600 million Samsung smartphones vulnerable to hackers

“If you’re rocking a Samsung smartphone, you could be vulnerable to hackers, thanks to a preinstalled keyboard on your device,” Robert Nazarian reports for Digital Trends.

“The vulnerability was discovered by Ryan Welton from mobile security specialists NowSecure. The issue is with the preinstalled Swift keyboard which looks for language pack updates over an unencrypted line,” Nazarian reports. “Welton found that a hacker could create a spoof proxy server and send a fake update to the device with malicious code. The hacker could then exploit the device by eavesdropping on incoming and outgoing messages or voice calls, access personal data such as pictures or text messages, tamper with apps, and even install other malicious apps.”

“Users can’t simply uninstall the Swift app — one of the not so joyous benefits of carrier bloatware. Users are still vulnerable even when Swift isn’t set as the default keyboard,” Nazarian reports. “What’s even scarier about this vulnerability is it even affects the Galaxy S6, which was released in April. Welton detailed this security flaw earlier today at the Blackhat Security Summit in London. He stated that he was able to hack into a Galaxy S6 running on Verizon Wireless. ‘We can confirm that we have found the flaw still unpatched on the Galaxy S6 for the Verizon and Sprint networks, in off the shelf tests we did over the past couple of days,’ a NowSecure spokesperson confirmed… NowSecure recommends staying away from public Wi-Fi networks if you have one of these Samsung devices.”

Read more in the full article here.

MacDailyNews Take: Whenever Apple has an issue, they push the fix out to virtually all iPhone users. Samsung can do no such thing. Many of those who settle for Samsung’s iPhone also-rans are simply stuck with this massive security flaw until/unless they finally wise up and get a real iPhone.

[Thanks to MacDailyNews Reader “Bill” for the heads up.]


  1. When these sort of reports come out, the thing that the majority of users do not understand is the severity of the exploit. Is physical contact with the device necessary? Does it require a user to be fooled into installing the exploit? This sounds like neither necessary for this Vulnerability. Apple isn’t perfect and has their fair share of exploits reported, but I can’t recall ever hearing about one that didn’t involve user interaction or physical contact with the device.

  2. Though Swype cannot be uninstalled can’t it simply be disabled via the App Manager which will stop the App and its services from running and also remove it from display in the app drawer?

    1. Further joyful news since the initial reports of this security hole: Samsung is going to offer a patch, they say, to stop this security hole. Except: Samsung isn’t sure that every phone will be ABLE to install the patch, whatever that means. They’re telling customers to contact their phone contract providers and have THEM deal with the patch.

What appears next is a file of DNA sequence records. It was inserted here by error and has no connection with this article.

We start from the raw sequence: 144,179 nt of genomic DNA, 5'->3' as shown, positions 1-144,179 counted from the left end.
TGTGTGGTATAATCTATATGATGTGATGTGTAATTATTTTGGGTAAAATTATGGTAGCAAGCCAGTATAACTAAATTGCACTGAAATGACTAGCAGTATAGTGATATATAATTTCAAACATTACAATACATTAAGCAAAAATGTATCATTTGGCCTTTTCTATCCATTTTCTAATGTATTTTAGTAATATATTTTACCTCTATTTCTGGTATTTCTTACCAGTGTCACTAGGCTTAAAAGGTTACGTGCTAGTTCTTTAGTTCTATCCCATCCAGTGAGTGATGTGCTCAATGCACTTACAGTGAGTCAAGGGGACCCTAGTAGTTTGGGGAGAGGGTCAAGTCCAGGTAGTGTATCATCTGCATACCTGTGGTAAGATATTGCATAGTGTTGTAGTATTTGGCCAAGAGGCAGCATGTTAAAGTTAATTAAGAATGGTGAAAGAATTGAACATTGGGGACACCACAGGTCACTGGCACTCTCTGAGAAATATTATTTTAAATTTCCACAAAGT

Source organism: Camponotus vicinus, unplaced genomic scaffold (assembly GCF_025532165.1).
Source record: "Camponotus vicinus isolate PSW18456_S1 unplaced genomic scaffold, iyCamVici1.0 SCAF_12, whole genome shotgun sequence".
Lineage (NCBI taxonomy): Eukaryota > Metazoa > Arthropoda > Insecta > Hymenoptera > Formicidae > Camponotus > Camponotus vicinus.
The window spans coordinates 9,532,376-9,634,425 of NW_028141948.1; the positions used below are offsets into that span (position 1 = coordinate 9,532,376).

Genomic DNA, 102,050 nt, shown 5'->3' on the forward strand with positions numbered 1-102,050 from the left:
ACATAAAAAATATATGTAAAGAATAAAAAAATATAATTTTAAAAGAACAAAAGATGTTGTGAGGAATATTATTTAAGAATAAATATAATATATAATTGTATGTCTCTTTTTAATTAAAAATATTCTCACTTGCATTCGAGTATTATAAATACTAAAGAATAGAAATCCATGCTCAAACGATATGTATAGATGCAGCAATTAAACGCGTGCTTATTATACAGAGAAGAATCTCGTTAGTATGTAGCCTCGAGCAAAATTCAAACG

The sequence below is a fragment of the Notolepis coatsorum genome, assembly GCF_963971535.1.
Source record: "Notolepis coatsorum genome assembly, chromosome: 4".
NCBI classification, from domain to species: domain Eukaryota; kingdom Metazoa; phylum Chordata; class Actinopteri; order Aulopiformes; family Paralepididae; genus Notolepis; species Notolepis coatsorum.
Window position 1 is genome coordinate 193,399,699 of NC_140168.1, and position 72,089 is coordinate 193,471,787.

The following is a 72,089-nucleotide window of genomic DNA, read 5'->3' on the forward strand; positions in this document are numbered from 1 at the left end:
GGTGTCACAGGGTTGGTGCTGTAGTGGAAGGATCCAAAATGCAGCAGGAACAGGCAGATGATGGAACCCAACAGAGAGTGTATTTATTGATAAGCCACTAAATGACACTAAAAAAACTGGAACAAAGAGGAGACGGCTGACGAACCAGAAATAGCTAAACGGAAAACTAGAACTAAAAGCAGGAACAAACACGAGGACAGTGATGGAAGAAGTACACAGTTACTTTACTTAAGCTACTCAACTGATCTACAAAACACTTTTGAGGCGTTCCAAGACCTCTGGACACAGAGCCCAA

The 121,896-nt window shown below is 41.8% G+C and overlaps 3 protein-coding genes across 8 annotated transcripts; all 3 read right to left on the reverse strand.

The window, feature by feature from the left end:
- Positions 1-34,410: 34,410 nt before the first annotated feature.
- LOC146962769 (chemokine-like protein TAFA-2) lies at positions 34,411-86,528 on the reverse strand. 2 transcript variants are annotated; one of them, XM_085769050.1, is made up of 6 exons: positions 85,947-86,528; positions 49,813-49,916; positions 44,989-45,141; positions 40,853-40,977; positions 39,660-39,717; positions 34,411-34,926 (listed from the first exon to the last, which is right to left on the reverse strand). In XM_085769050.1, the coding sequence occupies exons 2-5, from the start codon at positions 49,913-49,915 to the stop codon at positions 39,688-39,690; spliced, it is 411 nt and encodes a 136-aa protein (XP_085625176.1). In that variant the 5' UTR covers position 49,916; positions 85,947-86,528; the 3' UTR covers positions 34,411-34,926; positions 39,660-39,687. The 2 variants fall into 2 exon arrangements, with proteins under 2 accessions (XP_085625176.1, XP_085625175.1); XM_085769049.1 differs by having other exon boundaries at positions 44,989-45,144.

Would Apple every shove off responsibility for a software patch to ANY of the phone contract providers? Of course not. ScamScum strikes again.

  3. The weirdest thing I’ve seen is that many Android users in tech & medical companies use Samsung and are simply oblivious to security breaches announced at least monthly.

    When I try to mention the latest security fault, they don’t want to hear about it.

    1. Bo, there are critical medical devices that run on Windows. Not kidding. Many of them have been breached and required patches. Thankfully, hackers these days are more interested in making money off their hacks than actually killing people. That’s typically not very profitable, unless of course you’re a military contractor, DARPA, ad nauseam.

  4. Thanks to MacDailyNews Reader…

    ME actually, which is fairly common around here. I thankfully don’t care too much about credit or complements. But I do require respect. It’s disrespectful that MDN never, ever gives me credit. So boohoo to me. Raspberries to MDN.

    [You’ll find that I posted about this Samsung security hole on page 2 comments under “Major zero-day security flaws in both iOS and OS X allow theft of Keychain, app passwords” earlier today. I think the problem is that I don’t deal with Neo-Con-Jobs and the incessant damage they’ve done to the USA, my country. Whereas MDN…. And no, I don’t have great respect for the opposite end of the 1 dimensional political spectrum either. We live in a 3D world. /rant]

    1. Yes you have been johnny on the spot and laboured tirelessly to inform users with breaking news and links to suggested remedies, as well as providing avuncular lectures about user responsibilities. Such civic-minded busy work may even have pulled you away from your own life and mailbox.

  5. The problem with curry is that it is hot, and if there is too much of it, uncomfortable.

    Perhaps MDN has had a bit too much of Derek Currie to truly care about what Derek Currie has to say? I mean, honestly Mr Currie, you’re not the only one that sends MDN interesting stuff.

    If all you care about is ‘Thanks to MDN Reader Derek Currie’ then there, there it is. Now you’ve seen it. Now stop complaining.

    Oh, and thank you.

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